|A multidimensional meta-analysis of psychotherapy for PTSD
|Bradley R, Greene J, Russ E, Dutra L, Westen D
This review, which assessed the evidence on psychotherapy for treating post-traumatic stress disorder (PTSD), concluded that although a variety of treatments are highly effective in randomised trials, the results may not be generalisable to the treatment of PTSD in the community. The review had a number of methodological and reporting limitations, and the authors' conclusions may not be reliable.
To assess the evidence on psychotherapy for treating post-traumatic stress disorder (PTSD), focusing on trial design features that influence efficacy and generalisability.
To identify studies published between 1980 and 2003, PsycINFO and MEDLINE were searched using the reported search terms. Further studies were located through handsearches of 19 relevant journals, and from prior meta-analyses and reviews. Only studies published in the English language were sought.
Study designs of evaluations included in the review
Only randomised trials with at least 10 participants in each experimental group were eligible for inclusion.
Specific interventions included in the review
Studies comparing any specific psychotherapeutic treatment for PTSD with a control condition or an alternative credible psychotherapeutic treatment were eligible for inclusion. The most commonly used treatments in the included studies were exposure-based therapies, cognitive-behaviour therapy (CBT) with or without exposure, and eye movement desensitisation and reprocessing. Most of the studies compared treatment with a waiting-list or minimal contact control group, or a supportive control group receiving some form of professional attention (including process-oriented therapy, supportive therapy, and relaxation or biofeedback). The length of treatment ranged from 3 to 52 hours.
Participants included in the review
Studies of adults with PTSD were eligible for inclusion. The included studies involved adult participants who had experienced a variety of trauma types (motor vehicle accident, combat, police work, childhood sexual or physical abuse, adult sexual or physical assault, and crime).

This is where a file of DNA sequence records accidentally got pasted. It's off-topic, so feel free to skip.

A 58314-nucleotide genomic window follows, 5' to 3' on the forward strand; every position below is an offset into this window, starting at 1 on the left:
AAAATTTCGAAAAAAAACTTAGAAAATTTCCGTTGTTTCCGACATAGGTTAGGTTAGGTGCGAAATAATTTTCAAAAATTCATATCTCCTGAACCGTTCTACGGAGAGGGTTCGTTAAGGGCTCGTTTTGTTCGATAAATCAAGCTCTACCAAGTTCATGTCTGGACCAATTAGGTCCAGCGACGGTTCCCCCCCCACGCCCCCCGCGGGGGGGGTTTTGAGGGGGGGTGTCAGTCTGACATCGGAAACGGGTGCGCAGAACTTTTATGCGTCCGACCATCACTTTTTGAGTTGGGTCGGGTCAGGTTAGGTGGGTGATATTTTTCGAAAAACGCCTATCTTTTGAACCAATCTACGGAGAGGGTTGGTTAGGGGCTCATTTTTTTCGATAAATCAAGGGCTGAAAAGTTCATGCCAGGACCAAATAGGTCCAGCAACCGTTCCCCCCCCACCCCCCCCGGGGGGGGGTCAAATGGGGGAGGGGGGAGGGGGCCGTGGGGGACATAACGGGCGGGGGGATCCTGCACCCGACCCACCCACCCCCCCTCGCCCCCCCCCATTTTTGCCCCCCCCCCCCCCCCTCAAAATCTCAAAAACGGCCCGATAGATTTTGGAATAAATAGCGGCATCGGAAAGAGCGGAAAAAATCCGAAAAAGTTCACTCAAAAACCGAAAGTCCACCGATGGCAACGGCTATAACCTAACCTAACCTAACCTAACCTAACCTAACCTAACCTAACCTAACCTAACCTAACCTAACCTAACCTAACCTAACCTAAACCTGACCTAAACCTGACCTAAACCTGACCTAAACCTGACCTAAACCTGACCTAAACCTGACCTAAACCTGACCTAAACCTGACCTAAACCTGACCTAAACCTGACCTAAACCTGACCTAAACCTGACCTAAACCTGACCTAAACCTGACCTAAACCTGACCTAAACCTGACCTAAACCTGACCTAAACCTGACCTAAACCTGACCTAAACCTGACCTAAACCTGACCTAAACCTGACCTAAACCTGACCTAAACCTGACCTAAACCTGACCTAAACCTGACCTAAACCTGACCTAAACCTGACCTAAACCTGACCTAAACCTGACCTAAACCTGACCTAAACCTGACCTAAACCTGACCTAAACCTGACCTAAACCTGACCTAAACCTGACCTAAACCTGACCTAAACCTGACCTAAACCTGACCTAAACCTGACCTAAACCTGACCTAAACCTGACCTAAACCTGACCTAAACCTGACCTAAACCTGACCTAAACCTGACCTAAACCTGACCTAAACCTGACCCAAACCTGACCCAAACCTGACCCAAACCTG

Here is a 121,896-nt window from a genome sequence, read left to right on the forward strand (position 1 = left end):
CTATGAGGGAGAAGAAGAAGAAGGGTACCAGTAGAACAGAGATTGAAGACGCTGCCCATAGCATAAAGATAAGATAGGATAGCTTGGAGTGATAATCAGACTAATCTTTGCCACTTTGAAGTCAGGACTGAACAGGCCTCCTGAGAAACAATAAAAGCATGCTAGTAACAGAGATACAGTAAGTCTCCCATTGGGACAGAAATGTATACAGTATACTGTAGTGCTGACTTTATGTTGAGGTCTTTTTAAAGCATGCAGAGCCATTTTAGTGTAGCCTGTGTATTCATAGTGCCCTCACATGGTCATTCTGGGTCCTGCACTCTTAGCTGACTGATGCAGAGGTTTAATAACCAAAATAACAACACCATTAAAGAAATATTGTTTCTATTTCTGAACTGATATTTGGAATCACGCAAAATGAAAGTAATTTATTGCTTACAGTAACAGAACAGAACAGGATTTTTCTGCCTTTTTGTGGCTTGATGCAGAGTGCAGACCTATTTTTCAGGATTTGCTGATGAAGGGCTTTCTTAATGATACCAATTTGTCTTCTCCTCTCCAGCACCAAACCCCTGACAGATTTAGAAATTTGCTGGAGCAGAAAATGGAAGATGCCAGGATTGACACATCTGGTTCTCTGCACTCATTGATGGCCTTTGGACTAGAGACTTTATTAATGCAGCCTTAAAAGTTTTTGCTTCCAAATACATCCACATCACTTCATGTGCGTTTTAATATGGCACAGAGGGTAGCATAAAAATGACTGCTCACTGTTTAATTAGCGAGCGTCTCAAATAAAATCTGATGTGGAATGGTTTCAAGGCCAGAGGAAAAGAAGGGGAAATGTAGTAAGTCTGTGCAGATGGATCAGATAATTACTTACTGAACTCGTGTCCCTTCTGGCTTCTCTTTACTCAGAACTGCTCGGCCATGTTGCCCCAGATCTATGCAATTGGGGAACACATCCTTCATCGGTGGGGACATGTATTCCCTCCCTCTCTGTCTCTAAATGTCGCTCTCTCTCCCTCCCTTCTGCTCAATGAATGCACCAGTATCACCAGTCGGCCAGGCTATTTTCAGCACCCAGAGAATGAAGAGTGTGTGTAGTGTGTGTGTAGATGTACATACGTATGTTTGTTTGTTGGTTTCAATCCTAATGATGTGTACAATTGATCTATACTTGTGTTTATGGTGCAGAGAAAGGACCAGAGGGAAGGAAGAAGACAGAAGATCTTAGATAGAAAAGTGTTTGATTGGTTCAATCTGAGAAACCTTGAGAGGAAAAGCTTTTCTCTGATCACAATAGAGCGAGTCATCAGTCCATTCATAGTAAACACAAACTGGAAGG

Outcomes assessed in the review
The studies were required to use a validated self-report measure of PTSD symptoms, or a validated structured interview performed by an evaluator blinded to the treatment condition. The included studies used 11 different measures of PTSD symptoms.
How were decisions on the relevance of primary studies made?
The authors did not state how the papers were selected for the review, or how many reviewers performed the selection.
Assessment of study quality
The authors did not state that they assessed validity.
Two reviewers extracted the data independently. Effect sizes (Cohen's d) were extracted for each study for both pre- versus post-treatment and treatment versus control condition. Where possible, these were calculated from the raw data. Where both a valid self-report measure and an interview assessment were reported, only the self-report measure was used. Where multiple measures were reported, these were aggregated to a single effect size. Other extracted information included the proportion of participants meeting PTSD criteria at the end of treatment and the post-treatment symptom level, for all participants who entered treatment and for all completers.
Methods of synthesis
How were the studies combined?
The studies were combined to give pooled effect sizes with 95% confidence intervals (CIs). The methods used for this meta-analysis were not stated, although the pooled effect sizes appeared to be unweighted means.
How were differences between studies investigated?
As well as pooling all active treatments together, separate analyses were performed for the different treatment types. Heterogeneity was assessed using the Q statistic, and the following variables were investigated as potential moderators of effect size: year of publication, sample size, quality of diagnosis, number of exclusion criteria, exclusion rate, completion rate and type of trauma.